Given these challenges, it is easy to argue that pursuit of CSC targeting is essentially a red herring and no more than the latest in series of overhyped trends. However, I would suggest that certain aspects of stem cell biology are actually quite useful toward advancing tumor therapy. While phenotype and frequency may not be consistent, other properties of normal stem cells hold the potential to be extremely important when applied to clinical interventions. For example, the most central feature of stem cells is self-renewal, which also appears to be an intrinsic property of “successful” tumors. Therefore, elucidating the mechanisms by which CSCs regulate self-renewal responses and subsequent design of therapies that selectively target self-renewal pathways remain intriguing lines of investigation. Indeed, recent studies aimed at inhibition of known self-renewal pathways such as Wnt and Hedgehog have shown promising results (Jamieson et al., 2004; Peacock et al., 2007) and appear likely to warrant clinical testing. Another inherent property of normal stem cells with potential clinical relevance is their natural resistance to xenobiotic toxins (the source of several forms of chemotherapy), by virtue of increased expression of membrane efflux pumps (e.g., MDR, ABC transporters, etc.). Notably, this trait has been observed in many forms of cancer and targeting transporter machinery has been the basis for studies on so-called “drug resistance” inhibitors. While agents of this class have been widely investigated, they have never been evaluated with respect to targeting CSC. Thus, one might imagine a renewed interest in drugs of this class if sufficient specificity to CSC can be demonstrated. Other examples of stem cell biology that may be relevant to CSCs are the mechanisms by which stem cells regulate properties like DNA repair (Bao et al., 2006; Viale et al., 2009), oxidative state (Guzman et al., 2005), and prosurvival pathways such as NF-κB or PI3 kinase (Guzman et al., 2005; Xu et al., 2003).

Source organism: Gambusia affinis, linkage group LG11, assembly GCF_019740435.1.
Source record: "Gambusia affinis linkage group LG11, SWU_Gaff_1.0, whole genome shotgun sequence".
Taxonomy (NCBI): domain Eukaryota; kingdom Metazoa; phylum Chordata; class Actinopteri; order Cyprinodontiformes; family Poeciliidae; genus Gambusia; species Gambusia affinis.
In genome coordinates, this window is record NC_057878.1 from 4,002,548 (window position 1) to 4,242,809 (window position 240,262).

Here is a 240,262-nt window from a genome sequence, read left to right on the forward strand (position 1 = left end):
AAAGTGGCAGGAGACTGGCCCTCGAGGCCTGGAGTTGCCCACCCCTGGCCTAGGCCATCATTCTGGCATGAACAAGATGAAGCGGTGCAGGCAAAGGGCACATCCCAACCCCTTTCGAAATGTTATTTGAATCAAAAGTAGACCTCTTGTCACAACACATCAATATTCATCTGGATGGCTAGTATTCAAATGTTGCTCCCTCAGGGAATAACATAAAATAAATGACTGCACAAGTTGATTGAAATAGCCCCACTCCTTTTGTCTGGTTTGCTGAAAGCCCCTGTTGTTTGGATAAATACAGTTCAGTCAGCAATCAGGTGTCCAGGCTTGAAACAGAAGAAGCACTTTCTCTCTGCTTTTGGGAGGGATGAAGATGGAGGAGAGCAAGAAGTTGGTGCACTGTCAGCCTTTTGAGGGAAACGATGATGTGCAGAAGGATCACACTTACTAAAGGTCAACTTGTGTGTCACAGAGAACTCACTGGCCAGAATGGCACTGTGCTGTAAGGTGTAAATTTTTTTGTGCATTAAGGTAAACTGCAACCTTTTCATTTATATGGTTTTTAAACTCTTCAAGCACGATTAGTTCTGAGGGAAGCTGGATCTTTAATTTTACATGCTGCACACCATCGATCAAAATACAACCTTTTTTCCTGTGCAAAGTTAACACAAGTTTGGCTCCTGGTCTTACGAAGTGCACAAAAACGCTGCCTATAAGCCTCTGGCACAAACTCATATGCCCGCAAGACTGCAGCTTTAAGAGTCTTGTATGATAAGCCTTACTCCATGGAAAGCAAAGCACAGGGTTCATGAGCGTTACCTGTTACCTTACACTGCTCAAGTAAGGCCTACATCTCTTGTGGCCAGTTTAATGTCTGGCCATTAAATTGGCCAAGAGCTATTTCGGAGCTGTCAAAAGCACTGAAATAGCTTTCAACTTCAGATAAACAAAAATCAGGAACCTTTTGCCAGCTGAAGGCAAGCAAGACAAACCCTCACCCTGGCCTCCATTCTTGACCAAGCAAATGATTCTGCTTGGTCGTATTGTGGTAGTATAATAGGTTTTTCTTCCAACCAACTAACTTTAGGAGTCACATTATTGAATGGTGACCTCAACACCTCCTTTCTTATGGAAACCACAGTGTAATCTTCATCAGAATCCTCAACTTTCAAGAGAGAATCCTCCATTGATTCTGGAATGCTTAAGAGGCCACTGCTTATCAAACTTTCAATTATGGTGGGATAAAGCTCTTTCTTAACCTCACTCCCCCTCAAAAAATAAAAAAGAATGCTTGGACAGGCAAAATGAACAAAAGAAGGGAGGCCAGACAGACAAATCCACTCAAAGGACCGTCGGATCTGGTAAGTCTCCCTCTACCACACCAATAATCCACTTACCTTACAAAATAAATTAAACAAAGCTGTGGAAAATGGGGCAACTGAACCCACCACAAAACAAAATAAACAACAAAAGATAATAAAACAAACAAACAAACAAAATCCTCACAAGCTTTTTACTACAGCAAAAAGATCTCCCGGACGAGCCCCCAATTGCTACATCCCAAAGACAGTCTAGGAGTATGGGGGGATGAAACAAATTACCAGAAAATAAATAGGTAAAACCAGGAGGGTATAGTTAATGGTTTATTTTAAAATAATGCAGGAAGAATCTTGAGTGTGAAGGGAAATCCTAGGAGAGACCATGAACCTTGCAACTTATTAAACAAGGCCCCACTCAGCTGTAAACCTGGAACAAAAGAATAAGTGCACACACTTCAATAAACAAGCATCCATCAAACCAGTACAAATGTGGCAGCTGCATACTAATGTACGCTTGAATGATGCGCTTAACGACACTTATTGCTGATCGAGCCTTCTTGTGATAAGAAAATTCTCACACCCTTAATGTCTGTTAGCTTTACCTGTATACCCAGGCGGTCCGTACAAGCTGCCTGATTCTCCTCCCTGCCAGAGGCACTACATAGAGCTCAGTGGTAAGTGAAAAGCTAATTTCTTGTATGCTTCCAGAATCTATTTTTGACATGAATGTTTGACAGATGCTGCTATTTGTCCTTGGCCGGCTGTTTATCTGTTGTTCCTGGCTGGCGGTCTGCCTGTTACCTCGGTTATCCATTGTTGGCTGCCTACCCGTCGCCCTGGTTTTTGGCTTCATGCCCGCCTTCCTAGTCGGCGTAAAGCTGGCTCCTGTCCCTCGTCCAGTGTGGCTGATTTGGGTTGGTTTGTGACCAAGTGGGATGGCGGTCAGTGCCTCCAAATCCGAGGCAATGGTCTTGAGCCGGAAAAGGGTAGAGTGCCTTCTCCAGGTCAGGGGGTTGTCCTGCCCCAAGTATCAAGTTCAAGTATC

In summary, I would contend that dissent regarding the existence of cancer stem cells, while not surprising, actually represents more of a misunderstanding than true controversy. Functionally defined CSCs certainly do exist in many forms of cancer, irrespective of their relative frequency or the stability of CSC phenotype. Going forward, the real issue will be to define whether or not understanding the properties of CSCs has value toward creating improved therapeutic strategies. In my view, the evidence to date supports the concept that better therapies will arise as a consequence of targeting CSCs. However, it is important to note that definitive clinical proof of the effectiveness of this approach has yet to be achieved. Indeed, the concept must be considered speculative until such time as a direct link between CSC eradication and clinical benefit is demonstrated. Therefore, in the near term, I suggest the key challenges are 3-fold. First, as a field, we must uncover the developmental biology of tumors arising from CSCs and address the critical issue of when and if a parent-progeny relationship exists for a given tumor type. If a relatively rare CSC is evident and responsible for generating a bulk tumor population (e.g., chronic myelogenous leukemia), then therapies that directly target CSCs may be useful. If tumors do not maintain a hierarchical development structure, then it may be more important to focus on those stem-like properties most relevant to tumor propagation, such as self-renewal, drug resistance, etc. Second, adequate experimental systems must be established, and fully vetted, in order to perform convincing functional analyses of CSCs isolated from primary tumors. An indisputable tenet of stem cell biology is that all stem cells, be they normal or malignant, can only be rigorously defined using functional assays. To achieve this second goal, existing in vitro surrogate and/or xenograft assays must be further refined in order to maximize their relevance for the characterization of human CSC candidates. Third, and perhaps most importantly, the clinical endpoints by which putative therapies are evaluated must be revised such that the role of CSC in pathogenesis and drug response can be assessed (Wang, 2007). By addressing these central issues, it should be possible to better understand the role of CSCs in cancer biology and to unambiguously determine their potential with regard to achieving better therapeutic outcomes.
I gratefully acknowledge excellent critical comments and review by Drs. Martin Carroll, Monica Guzman, Fay Young, and William Matsui. I apologize to the many investigators whose work I was unable to cite in this article due to editorial limitations. C.T.J. is supported by a Scholar Award from the Leukemia and Lymphoma Society and NIH R01-CA122206.